Kona Stories Announces October Book Club MeetingsSeptember 30, 2017, 11:00 AM HST (Updated September 28, 2017, 4:56 PM) · 0 Comments
Kona Stories Bookstore hosts three monthly book clubs meeting to discuss works of fiction, travel and non-fiction.
The fiction group meets on the second Tuesday of the month at 6:30 p.m.; the travel group meets on the third Tuesday of the month at 6:30 p.m.; and the non-fiction group meets on the fourth Tuesday of every month at 6 p.m.
All group meetings are free if the featured books are purchased from Kona Stories. If not, a $5 donation is appreciated. Kona Stories is located at the Keauhou Shopping Center in the courtyard shops near KTA Superstores. For more information, call Brenda or Joy at (808) 324-0350 or visit www.konastories.com.
Attendees are encouraged to bring a pūpū or beverage to share, and come prepared to discuss the following books:
Oct. 10 Fiction Group: A Trip to the Stars by Nicholas Christopher
Synopsis: Fusing imagination, scholarship and suspense with remarkable narrative skill, Christopher builds a story of tremendous scope exploring love and destiny. A Trip to the Stars begins in a Manhattan planetarium in 1965 where 10-year-old Enzo is whisked away from his young adoptive aunt, Mala. His abductor turns out to be a blood relative: his great-uncle Junius Samax, a wealthy ex-gambler who lives in a converted Las Vegas hotel surrounded by priceless art and a host of idiosyncratic guests. In Samax’s magical world, Enzo receives a unique education and pieces together the mystery of his mother’s life as well as the complicated history of his adoption.
Back in New York, Mala only knows that Enzo has disappeared. After a yearlong search proves fruitless, she enlists in the Navy Nursing Corps and falls in love with a wounded B-52 navigator who disappears on his next mission. Devastated again, Mala embarks on a restless, adventurous journey around the world, hoping to overcome the losses that have transformed her life.
Christopher traces the intricate connections of Mala’s and Enzo’s lives, though each remains separate from each other. They remain tied in ways they cannot imagine–until the final miraculous chapter of this extraordinary novel.
Oct. 17 Non-Fiction Group: Elephant Complex – Travels in Sri Lanka by John Gimlette
Synopsis: No one sees the world quite like John Gimlette. In this work of nonfiction, he ventures into Sri Lanka, a country now emerging from twenty-six years of civil war. Beginning in the exuberant capital, Colombo, Gimlette ventures in all directions: to the dry zones where the island’s 5,800 wild elephants congregate at ancient reservoirs; through cinnamon country littered by Portuguese forts; to the “Bible Belt” of Buddhism; then to Kandy, the country’s eccentric, aristocratic Shangri-La.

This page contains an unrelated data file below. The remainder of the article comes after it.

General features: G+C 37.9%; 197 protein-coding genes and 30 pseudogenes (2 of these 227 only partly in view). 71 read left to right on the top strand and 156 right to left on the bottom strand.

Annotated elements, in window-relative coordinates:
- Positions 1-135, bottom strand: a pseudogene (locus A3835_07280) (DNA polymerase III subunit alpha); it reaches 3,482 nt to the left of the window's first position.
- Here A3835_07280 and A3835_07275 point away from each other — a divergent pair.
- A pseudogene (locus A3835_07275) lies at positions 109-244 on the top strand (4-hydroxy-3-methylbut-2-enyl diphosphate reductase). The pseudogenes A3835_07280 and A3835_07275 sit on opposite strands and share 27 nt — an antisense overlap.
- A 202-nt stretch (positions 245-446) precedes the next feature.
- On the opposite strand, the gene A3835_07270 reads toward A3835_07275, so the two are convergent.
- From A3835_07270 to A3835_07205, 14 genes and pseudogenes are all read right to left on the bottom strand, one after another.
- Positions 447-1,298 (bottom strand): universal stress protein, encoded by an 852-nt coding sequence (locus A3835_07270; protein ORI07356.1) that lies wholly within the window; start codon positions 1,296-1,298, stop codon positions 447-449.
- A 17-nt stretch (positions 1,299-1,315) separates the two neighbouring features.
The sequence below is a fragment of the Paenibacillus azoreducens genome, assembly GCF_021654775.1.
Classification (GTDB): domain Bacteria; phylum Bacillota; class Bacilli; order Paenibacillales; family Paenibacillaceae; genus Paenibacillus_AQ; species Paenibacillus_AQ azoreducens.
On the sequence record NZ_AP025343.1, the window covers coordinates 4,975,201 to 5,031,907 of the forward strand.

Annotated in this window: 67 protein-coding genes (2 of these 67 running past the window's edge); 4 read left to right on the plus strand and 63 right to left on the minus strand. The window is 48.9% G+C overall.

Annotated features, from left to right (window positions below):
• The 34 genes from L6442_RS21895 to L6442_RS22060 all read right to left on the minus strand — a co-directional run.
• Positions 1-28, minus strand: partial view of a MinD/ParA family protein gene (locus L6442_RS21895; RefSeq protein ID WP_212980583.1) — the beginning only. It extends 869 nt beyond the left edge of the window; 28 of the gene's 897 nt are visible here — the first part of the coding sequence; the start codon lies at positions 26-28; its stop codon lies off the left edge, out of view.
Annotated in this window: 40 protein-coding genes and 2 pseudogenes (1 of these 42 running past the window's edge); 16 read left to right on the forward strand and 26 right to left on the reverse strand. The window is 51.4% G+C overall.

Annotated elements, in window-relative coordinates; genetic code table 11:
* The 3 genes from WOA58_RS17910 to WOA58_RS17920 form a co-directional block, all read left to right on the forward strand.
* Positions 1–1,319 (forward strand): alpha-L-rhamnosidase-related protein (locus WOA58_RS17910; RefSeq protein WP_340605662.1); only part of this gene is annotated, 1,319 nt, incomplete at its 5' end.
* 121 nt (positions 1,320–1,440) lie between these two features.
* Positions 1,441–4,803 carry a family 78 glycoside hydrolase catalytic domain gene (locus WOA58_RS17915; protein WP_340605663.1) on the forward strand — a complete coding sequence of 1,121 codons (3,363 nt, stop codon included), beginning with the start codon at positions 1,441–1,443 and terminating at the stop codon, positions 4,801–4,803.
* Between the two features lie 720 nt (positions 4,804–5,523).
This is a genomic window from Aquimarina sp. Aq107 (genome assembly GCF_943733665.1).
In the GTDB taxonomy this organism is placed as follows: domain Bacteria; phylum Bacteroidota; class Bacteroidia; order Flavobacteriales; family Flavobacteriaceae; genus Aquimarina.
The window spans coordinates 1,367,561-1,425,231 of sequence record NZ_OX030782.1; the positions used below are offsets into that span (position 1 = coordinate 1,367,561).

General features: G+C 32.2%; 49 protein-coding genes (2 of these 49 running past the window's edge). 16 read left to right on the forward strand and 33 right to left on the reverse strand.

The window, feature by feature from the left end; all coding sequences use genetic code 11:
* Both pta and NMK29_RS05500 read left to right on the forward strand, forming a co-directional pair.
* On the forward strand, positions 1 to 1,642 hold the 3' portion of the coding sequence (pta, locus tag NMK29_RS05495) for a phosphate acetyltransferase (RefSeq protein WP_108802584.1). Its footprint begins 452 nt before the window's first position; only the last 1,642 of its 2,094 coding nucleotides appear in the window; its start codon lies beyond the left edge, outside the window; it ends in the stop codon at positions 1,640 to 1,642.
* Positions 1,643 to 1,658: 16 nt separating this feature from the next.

In the course of his journey, Gimlette meets farmers, war heroes, cricketers, terrorists, a former president, survivors of great massacres–and perhaps some of their perpetrators. He also relates the island’s beguiling wildlife: elephants, crocodiles, snakes, storks and the greatest concentration of leopards on Earth. Here is a land of beauty and devastation, a place at once heavenly and hellish–all brought to vibrant, fascinating life in Gimlette’s work.
Oct. 24 Non-Fiction Book Group: Grunt – The Curious Science of Humans at War by Mary Roach
Synopsis: Grunt tackles the science behind some soldiers’ most challenging adversaries–panic, exhaustion, heat and noise–and introduces readers to the scientists who seek to conquer them. Roach dodges fire with a U.S. Marine Corps Paintball Team as part of a study on hearing loss and survivability in combat. She visits the fashion design studio of U.S. Army Natick Labs and learns why a zipper is a problem for a sniper. She visits repurposed movie studios where amputee actors help prepare Marine Corps medics for the shock and gore of combat wounds.
At Camp Lemmonier, Djibouti, in east Africa, we learn how diarrhea can be a threat to national security. Roach samples caffeinated meat, sniffs an archival sample of a World War II stink bomb, and spends a sleepless night with crewmembers tending the arsenal aboard a nuclear submarine. She answers questions not found in any other book on the military: Why is DARPA interested in ducks? How is a wedding gown like a bomb suit? Why are shrimp more dangerous to sailors than sharks? Take a tour of duty with Roach, and you will never see our nation’s defenders in the same way.